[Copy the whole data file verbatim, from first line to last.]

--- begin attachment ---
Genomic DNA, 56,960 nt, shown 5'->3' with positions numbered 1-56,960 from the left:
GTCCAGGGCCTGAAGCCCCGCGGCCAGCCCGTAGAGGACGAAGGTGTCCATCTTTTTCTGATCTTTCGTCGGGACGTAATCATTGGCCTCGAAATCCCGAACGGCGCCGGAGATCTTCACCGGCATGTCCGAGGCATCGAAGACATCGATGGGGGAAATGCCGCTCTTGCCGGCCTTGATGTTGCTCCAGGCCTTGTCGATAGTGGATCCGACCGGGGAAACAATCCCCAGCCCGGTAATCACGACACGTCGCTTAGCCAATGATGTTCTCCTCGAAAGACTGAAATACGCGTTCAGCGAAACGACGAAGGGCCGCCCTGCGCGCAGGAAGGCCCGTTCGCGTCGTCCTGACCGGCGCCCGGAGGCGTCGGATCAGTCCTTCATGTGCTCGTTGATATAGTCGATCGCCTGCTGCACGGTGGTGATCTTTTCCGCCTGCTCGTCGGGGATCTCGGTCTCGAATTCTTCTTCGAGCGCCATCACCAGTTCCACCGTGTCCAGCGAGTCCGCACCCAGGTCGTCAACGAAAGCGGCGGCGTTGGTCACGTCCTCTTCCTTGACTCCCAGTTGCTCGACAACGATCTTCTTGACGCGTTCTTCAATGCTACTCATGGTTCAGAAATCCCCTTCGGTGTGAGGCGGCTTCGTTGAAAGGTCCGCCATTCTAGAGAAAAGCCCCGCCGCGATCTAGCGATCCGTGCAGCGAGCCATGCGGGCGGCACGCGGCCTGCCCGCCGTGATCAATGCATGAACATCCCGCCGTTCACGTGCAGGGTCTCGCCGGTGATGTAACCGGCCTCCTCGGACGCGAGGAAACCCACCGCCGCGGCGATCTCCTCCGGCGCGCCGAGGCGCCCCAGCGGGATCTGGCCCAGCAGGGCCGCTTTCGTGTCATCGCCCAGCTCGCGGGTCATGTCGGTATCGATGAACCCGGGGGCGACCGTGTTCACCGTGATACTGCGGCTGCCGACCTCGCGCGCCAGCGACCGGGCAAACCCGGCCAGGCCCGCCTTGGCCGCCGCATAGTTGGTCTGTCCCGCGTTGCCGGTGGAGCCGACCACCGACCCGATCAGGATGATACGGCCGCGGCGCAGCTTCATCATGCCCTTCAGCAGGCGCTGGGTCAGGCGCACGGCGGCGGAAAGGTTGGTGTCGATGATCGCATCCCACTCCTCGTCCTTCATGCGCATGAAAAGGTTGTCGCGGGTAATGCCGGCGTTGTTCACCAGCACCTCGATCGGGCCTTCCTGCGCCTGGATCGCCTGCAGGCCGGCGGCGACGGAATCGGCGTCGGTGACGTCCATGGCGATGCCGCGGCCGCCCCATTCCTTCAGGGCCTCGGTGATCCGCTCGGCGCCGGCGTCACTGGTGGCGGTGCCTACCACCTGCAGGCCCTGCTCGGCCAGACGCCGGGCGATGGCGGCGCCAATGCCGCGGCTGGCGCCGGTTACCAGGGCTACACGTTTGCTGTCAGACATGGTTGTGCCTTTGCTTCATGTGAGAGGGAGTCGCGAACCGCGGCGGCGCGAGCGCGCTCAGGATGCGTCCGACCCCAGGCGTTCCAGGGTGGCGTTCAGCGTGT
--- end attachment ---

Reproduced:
Genomic DNA, 56,960 nt, shown 5'->3' with positions numbered 1-56,960 from the left:
GTCCAGGGCCTGAAGCCCCGCGGCCAGCCCGTAGAGGACGAAGGTGTCCATCTTTTTCTGATCTTTCGTCGGGACGTAATCATTGGCCTCGAAATCCCGAACGGCGCCGGAGATCTTCACCGGCATGTCCGAGGCATCGAAGACATCGATGGGGGAAATGCCGCTCTTGCCGGCCTTGATGTTGCTCCAGGCCTTGTCGATAGTGGATCCGACCGGGGAAACAATCCCCAGCCCGGTAATCACGACACGTCGCTTAGCCAATGATGTTCTCCTCGAAAGACTGAAATACGCGTTCAGCGAAACGACGAAGGGCCGCCCTGCGCGCAGGAAGGCCCGTTCGCGTCGTCCTGACCGGCGCCCGGAGGCGTCGGATCAGTCCTTCATGTGCTCGTTGATATAGTCGATCGCCTGCTGCACGGTGGTGATCTTTTCCGCCTGCTCGTCGGGGATCTCGGTCTCGAATTCTTCTTCGAGCGCCATCACCAGTTCCACCGTGTCCAGCGAGTCCGCACCCAGGTCGTCAACGAAAGCGGCGGCGTTGGTCACGTCCTCTTCCTTGACTCCCAGTTGCTCGACAACGATCTTCTTGACGCGTTCTTCAATGCTACTCATGGTTCAGAAATCCCCTTCGGTGTGAGGCGGCTTCGTTGAAAGGTCCGCCATTCTAGAGAAAAGCCCCGCCGCGATCTAGCGATCCGTGCAGCGAGCCATGCGGGCGGCACGCGGCCTGCCCGCCGTGATCAATGCATGAACATCCCGCCGTTCACGTGCAGGGTCTCGCCGGTGATGTAACCGGCCTCCTCGGACGCGAGGAAACCCACCGCCGCGGCGATCTCCTCCGGCGCGCCGAGGCGCCCCAGCGGGATCTGGCCCAGCAGGGCCGCTTTCGTGTCATCGCCCAGCTCGCGGGTCATGTCGGTATCGATGAACCCGGGGGCGACCGTGTTCACCGTGATACTGCGGCTGCCGACCTCGCGCGCCAGCGACCGGGCAAACCCGGCCAGGCCCGCCTTGGCCGCCGCATAGTTGGTCTGTCCCGCGTTGCCGGTGGAGCCGACCACCGACCCGATCAGGATGATACGGCCGCGGCGCAGCTTCATCATGCCCTTCAGCAGGCGCTGGGTCAGGCGCACGGCGGCGGAAAGGTTGGTGTCGATGATCGCATCCCACTCCTCGTCCTTCATGCGCATGAAAAGGTTGTCGCGGGTAATGCCGGCGTTGTTCACCAGCACCTCGATCGGGCCTTCCTGCGCCTGGATCGCCTGCAGGCCGGCGGCGACGGAATCGGCGTCGGTGACGTCCATGGCGATGCCGCGGCCGCCCCATTCCTTCAGGGCCTCGGTGATCCGCTCGGCGCCGGCGTCACTGGTGGCGGTGCCTACCACCTGCAGGCCCTGCTCGGCCAGACGCCGGGCGATGGCGGCGCCAATGCCGCGGCTGGCGCCGGTTACCAGGGCTACACGTTTGCTGTCAGACATGGTTGTGCCTTTGCTTCATGTGAGAGGGAGTCGCGAACCGCGGCGGCGCGAGCGCGCTCAGGATGCGTCCGACCCCAGGCGTTCCAGGGTGGCGTTCAGCGTGT